Andrew Winchester is a stupid person.
I call Andrew Winchester a stupid person because only an idiot would believe handing over 47 handguns, all legally purchased and registered to him, to an unlicensed individual wouldn’t have severe consequences. You would think being paid $900 per purchase over and above the cost of the guns and ammunition just might be a clue something is not quite legal.
Not Andrew Winchester.
In order to work for his previous employer, Garda Security, he took the Canadian Firearms Safety Course for both non-restricted and restricted firearms. He passed the course, applied for and was issued a Canadian firearms license.
He then purchased 47 handguns over a 5-month period and re-sold them to a friend of his. His friend did not have a firearms license. Selling 47 handguns to his unlicensed friend is a criminal offense.
The Criminal Code of Canada is quite clear about the transfer of handguns or as the law refers to them, restricted firearms.
Section 23.2 (1) A person may transfer a prohibited firearm or a restricted firearm if, at the time of the transfer,
(a) the transferee holds a licence authorizing the transferee to acquire and possess that kind of firearm;
(b) the transferor has no reason to believe that the transferee is not authorized to acquire and possess that kind of firearm;
(c) the transferor informs the Registrar of the transfer;
(d) if the transferee is an individual, the transferor informs a chief firearms officer of the transfer and obtains the authorization of the chief firearms officer for the transfer;
(e) a new registration certificate for the firearm is issued in accordance with this Act; and
(f) the prescribed conditions are met.
As you can see above, Andrew Winchester broke every single part of this section of law.
From the judgment in R. v. Andrew Winchester, 2014 ONSC 2591:
 There are a number of aggravating circumstances in this case, most of which are self-evident. First, Mr. Winchester used his firearms licence to purchase and then transfer forty-three handguns to another person, his presumed friend, Nour Marakah. Second, Mr. Winchester transferred these handguns knowing that Mr. Marakah would, in turn, be providing them to another person. It must have at least crossed Mr. Winchester’s mind that these were not guns that were being acquired for lawful or innocent purposes. If that thought did not cross Mr. Winchester’s mind, it ought to have. Third, Mr. Winchester undertook these purchases with an assurance from Mr. Marakah that the firearms would not be traceable back to him. This was yet a further reason that should have caused Mr. Winchester to question what was, in reality, going on. It also should have caused him to rethink his participation in this venture.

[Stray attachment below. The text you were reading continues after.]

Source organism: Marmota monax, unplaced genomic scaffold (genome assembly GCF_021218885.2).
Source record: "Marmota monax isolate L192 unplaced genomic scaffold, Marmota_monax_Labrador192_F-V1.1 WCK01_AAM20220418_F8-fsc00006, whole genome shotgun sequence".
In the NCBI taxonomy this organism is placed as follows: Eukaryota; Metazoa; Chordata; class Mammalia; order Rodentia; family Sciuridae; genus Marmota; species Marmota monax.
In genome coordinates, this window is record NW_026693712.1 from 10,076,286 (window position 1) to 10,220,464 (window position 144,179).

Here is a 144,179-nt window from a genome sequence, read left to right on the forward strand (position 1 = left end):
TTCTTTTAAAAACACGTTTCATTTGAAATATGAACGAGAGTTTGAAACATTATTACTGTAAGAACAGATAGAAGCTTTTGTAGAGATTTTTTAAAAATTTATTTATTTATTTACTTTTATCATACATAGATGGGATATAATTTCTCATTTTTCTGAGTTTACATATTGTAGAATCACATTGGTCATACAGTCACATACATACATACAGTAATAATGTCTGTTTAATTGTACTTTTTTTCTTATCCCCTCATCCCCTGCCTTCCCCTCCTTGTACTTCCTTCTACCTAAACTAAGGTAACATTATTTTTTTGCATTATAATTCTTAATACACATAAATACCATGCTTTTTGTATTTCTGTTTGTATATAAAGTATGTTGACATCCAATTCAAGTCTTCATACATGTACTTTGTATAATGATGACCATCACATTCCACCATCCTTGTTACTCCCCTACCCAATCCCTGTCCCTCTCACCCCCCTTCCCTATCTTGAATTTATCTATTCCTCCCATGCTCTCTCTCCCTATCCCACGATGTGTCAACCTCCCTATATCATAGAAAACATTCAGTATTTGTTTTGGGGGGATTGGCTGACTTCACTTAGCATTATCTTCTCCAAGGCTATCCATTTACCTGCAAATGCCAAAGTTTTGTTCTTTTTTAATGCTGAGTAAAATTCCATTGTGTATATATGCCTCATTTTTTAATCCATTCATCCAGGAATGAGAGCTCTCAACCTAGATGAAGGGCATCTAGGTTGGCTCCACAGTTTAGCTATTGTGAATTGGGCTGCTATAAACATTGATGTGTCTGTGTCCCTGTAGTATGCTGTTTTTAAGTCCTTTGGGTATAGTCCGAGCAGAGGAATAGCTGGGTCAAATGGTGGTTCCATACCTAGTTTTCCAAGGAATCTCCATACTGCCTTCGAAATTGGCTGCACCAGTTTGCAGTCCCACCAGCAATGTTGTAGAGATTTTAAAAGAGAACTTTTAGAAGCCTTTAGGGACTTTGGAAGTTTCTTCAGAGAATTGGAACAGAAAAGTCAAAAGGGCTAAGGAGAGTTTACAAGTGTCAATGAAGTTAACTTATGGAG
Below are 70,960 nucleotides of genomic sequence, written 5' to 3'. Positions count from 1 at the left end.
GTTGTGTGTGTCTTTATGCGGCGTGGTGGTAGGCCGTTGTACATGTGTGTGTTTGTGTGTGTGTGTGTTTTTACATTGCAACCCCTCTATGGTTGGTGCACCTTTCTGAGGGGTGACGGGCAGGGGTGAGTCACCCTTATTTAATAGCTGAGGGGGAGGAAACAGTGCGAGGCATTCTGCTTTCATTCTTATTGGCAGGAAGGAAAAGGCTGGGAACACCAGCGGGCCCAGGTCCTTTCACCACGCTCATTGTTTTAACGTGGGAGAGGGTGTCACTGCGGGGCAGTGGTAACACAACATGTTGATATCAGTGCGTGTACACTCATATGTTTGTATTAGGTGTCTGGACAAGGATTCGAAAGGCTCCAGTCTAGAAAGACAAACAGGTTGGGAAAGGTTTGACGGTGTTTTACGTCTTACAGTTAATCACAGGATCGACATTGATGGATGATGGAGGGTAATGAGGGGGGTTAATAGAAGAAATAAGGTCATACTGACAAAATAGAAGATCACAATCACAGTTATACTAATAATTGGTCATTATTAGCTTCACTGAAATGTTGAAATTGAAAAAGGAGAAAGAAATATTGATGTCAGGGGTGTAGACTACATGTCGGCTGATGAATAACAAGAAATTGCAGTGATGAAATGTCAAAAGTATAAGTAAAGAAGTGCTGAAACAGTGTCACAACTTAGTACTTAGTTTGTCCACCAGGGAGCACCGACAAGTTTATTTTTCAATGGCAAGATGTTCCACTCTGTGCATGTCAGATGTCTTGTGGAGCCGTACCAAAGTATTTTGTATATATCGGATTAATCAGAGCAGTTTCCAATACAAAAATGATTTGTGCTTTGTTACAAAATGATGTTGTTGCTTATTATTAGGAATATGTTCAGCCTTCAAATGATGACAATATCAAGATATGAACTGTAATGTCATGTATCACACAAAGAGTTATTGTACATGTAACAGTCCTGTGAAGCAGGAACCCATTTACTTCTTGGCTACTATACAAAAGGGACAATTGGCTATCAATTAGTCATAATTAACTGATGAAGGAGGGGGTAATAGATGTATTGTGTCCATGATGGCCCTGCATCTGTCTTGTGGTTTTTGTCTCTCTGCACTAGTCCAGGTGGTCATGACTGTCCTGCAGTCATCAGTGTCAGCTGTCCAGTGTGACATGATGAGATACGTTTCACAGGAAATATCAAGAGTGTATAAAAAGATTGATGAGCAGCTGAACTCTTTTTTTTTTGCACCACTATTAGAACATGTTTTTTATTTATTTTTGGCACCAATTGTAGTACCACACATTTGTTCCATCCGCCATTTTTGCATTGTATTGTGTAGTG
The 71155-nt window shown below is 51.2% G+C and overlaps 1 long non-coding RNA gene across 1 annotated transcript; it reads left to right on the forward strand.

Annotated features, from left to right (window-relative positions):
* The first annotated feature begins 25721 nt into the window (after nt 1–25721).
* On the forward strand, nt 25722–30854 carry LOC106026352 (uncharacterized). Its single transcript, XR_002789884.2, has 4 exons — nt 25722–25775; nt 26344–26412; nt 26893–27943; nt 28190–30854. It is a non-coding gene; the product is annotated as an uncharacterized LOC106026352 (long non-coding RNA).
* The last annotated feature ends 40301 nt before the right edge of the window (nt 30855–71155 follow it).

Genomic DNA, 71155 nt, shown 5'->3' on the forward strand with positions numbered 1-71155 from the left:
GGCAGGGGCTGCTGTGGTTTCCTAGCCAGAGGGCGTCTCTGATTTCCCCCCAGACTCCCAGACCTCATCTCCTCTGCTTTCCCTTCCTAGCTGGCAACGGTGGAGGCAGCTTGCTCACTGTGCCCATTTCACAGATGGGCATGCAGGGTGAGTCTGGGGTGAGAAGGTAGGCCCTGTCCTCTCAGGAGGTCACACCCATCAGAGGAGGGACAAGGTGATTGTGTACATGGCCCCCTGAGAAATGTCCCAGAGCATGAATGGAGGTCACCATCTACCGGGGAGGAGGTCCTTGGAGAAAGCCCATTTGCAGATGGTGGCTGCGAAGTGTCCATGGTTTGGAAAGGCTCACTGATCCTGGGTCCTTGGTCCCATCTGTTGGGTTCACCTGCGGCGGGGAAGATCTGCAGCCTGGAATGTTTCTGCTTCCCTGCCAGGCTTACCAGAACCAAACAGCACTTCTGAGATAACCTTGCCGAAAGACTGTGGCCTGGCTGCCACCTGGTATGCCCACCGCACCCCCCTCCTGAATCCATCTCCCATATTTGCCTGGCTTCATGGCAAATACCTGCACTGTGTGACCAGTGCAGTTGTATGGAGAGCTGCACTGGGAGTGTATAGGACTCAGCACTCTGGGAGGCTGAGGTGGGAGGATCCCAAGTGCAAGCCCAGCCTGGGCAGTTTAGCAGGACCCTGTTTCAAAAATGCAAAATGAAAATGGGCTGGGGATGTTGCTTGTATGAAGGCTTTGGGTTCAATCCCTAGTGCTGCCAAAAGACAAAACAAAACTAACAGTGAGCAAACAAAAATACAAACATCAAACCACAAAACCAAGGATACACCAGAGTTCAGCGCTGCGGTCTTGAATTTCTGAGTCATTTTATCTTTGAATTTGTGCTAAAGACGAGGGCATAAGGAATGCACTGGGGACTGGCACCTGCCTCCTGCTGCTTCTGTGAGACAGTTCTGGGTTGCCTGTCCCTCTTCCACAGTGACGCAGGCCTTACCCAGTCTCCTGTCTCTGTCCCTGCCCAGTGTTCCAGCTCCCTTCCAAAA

It is unfortunate that Andrew Winchesters two sons will be without their father for the next six years (He received 2.5 years credit for time served before his trial), but such is the high price of stupidity.
Mr. Winchester is, however, fortunate Superior Court Justice Ian Nordheimer laughed at Crown’s retarded argument that his lack of a prior criminal record should be viewed as an “aggravating circumstance” at sentencing.
 Finally on this point, the Crown submits that another aggravating circumstance is Mr. Winchester’s lack of a criminal record. The Crown’s reasoning is that it was the lack of a criminal record that allowed Mr. Winchester to obtain a firearms licence that in turn allowed him to purchase these handguns. I do not accept that reasoning. It is well-established that the lack of a criminal record is a mitigating factor not an aggravating one. [..] I do not know of any authority, and none was cited to me, that has ever held that in a situation, such as the one here, the lack of a criminal record can be transformed from a positive factor into a negative one.
At the end of the day, as the court judgment makes clear, Andrew Winchester had a very misplaced sense of loyalty and obligation to his high school friend Nour Marakah. That sense of loyalty and obligation cost Andrew Winchester his freedom, his fiance, his job and his sons.
I doubt Andrew Winchester views the $15,000 he received as payment for purchasing the handguns was worth it as he sits in a federal prison cell.
He would be correct.